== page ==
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Living standards lowest for a decade as new bonus bonanza for bosses takes off

class inequalityThe Institute for Fiscal Studies study Living Standards, Poverty and Inequality in the UK: 2013 just issued reveals that living standards fell to their lowest for a decade after average real incomes, which had already fallen 4% since the 2008-9 crash, fell a further 3% last year alone.

At the same time Incomes Data Services has recorded that company directors have awarded themselves bonus increases of nearly 50%. Workers’ pay increases have been below 2% on average (as against the RPI rise of 3.3%), while senior directors and board members have seen fit to give themselves an 18% rise. As a result bonus packages for top managers has now soared back again to 38% of salary.

The inequality gap has opened up again dramatically. The median total remuneration of FTSE-100 chief executives rose last year 8% to £3.7 million, or £71,000 a week, or £1,900 per hour for a 37.5 hour week. The top level goes to the chief exec of Burberry on £17 million, which works out at £325,000 a week. Peter Sands, disgraced chief of Standard Chartered Bank, who had to plead guilty in the US to Libor rate-rigging, nevertheless walks away with £9.3 million, enough to wipe away his guilt with £179,000 a week.

These are staggering sums, and display an utterly callous indifference to the plight of their work staff on whom they depend who have been forced to endure a real terms pay cut for the 4th year running. What makes the injustice even more stinging is that the bosses have got these enormous pay rises, not because they’ve suddenly become more productive, but because quantitative easing (£375bn of it), by boosting share prices, has been printing money for chief executives. Capitalism certainly looks after its own.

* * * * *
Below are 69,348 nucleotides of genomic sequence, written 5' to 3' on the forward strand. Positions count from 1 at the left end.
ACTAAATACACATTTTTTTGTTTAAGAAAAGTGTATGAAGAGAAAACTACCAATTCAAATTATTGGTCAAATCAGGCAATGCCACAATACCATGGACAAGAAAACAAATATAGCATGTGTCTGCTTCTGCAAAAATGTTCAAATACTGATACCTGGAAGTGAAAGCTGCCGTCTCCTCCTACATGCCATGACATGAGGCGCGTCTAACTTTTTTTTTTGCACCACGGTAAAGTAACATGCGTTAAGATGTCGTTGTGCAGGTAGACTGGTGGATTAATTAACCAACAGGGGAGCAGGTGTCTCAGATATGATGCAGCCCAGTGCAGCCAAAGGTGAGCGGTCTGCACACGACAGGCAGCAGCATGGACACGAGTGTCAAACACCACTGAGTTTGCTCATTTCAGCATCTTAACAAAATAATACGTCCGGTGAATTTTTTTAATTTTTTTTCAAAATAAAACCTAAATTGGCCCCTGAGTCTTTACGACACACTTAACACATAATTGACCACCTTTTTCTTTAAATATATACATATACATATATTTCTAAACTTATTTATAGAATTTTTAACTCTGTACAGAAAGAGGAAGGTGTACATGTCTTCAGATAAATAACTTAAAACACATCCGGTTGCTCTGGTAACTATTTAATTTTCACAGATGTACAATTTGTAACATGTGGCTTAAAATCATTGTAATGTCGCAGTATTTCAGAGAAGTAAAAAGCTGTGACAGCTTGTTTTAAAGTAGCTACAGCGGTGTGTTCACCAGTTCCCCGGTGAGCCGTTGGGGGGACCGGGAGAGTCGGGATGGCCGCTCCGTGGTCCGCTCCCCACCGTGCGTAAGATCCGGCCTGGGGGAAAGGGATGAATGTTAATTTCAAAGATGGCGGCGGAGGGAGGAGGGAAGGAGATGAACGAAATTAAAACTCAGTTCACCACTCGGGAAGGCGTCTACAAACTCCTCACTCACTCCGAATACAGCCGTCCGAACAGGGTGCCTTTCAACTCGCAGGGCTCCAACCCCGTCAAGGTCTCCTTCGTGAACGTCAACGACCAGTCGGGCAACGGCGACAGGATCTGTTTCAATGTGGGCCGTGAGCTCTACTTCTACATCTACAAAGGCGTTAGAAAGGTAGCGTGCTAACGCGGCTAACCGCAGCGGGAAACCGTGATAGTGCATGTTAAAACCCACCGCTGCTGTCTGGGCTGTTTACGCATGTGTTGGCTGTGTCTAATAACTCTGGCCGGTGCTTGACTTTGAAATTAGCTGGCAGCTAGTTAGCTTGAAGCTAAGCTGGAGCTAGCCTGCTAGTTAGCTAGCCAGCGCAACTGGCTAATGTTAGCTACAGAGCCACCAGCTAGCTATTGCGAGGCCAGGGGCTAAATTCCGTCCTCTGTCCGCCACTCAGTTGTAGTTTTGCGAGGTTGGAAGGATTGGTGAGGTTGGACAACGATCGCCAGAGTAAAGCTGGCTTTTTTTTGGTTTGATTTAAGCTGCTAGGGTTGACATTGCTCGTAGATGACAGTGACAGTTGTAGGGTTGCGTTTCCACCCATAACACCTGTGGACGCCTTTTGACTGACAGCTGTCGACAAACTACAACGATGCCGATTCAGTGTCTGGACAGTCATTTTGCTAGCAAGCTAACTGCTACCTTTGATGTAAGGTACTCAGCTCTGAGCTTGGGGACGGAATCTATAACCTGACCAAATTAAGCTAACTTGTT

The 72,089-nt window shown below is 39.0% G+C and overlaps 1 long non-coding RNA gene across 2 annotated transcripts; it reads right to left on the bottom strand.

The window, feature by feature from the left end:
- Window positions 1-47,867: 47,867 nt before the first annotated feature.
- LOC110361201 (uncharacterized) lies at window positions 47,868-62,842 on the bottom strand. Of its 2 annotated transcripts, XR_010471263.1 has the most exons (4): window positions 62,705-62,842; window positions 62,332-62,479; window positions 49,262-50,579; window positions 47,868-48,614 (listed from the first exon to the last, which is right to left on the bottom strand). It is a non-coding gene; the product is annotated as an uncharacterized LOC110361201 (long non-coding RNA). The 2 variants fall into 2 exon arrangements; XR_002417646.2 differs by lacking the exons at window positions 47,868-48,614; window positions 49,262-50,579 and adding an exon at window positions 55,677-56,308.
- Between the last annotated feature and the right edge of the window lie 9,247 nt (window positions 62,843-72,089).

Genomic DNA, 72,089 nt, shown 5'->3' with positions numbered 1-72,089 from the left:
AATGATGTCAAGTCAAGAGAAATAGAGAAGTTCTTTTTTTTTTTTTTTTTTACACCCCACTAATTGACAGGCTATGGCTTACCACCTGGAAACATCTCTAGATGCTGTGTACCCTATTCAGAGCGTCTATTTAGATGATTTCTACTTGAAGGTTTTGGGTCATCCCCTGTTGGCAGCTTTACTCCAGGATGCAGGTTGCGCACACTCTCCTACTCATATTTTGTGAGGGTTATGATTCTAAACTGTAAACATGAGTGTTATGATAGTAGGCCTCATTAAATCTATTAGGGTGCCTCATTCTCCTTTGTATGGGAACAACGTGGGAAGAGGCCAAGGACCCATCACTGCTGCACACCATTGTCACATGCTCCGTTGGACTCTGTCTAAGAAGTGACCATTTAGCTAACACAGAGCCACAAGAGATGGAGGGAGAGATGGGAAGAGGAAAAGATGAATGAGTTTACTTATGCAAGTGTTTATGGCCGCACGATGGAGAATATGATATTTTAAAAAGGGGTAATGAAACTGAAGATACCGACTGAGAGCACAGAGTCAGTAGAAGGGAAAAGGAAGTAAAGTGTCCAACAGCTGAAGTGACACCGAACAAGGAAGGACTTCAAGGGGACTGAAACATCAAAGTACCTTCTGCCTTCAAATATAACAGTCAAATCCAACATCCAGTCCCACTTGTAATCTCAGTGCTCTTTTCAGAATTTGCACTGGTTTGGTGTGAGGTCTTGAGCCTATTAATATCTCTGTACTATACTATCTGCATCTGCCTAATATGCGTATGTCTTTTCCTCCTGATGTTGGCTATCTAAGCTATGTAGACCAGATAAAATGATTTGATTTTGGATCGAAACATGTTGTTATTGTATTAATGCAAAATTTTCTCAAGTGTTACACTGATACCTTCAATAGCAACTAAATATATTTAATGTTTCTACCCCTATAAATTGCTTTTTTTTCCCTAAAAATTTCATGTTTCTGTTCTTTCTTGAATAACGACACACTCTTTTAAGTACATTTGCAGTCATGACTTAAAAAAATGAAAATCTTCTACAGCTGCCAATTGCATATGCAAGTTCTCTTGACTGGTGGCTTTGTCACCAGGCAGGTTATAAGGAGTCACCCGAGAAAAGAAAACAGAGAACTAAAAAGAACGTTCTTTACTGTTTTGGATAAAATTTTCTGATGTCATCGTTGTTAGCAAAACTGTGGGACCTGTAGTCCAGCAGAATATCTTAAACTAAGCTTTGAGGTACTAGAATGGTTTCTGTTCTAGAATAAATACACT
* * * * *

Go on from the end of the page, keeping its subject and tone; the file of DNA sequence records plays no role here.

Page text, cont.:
Why on earth doesn’t Labour proclaim a determined commitment to tax the super-rich (i.e. the 0.1% in the population with incomes in excess of £150,000 a week) in the manner that the state of the country in this crisis of austerity demands?

The richest 1,000 of them, just 0.003% of the population, have got richer by £35bn in this last year alone according to the Sunday Times Rich List, and by no less than £190bn over the last 4 years. Capital gains tax should be raised to the 40% level that prevailed under Thatcher, but even at its current 28% rate it would still raise over £50bn if applied to their ill-gotten gains over this last 4 year period. That could kickstart the economy at no increase in public borrowing at all (which has always been Osborne’s constant jibe, though Labour never refutes his canard). For once the hyper-rich could be made, kicking and screaming, to act in the national interest.

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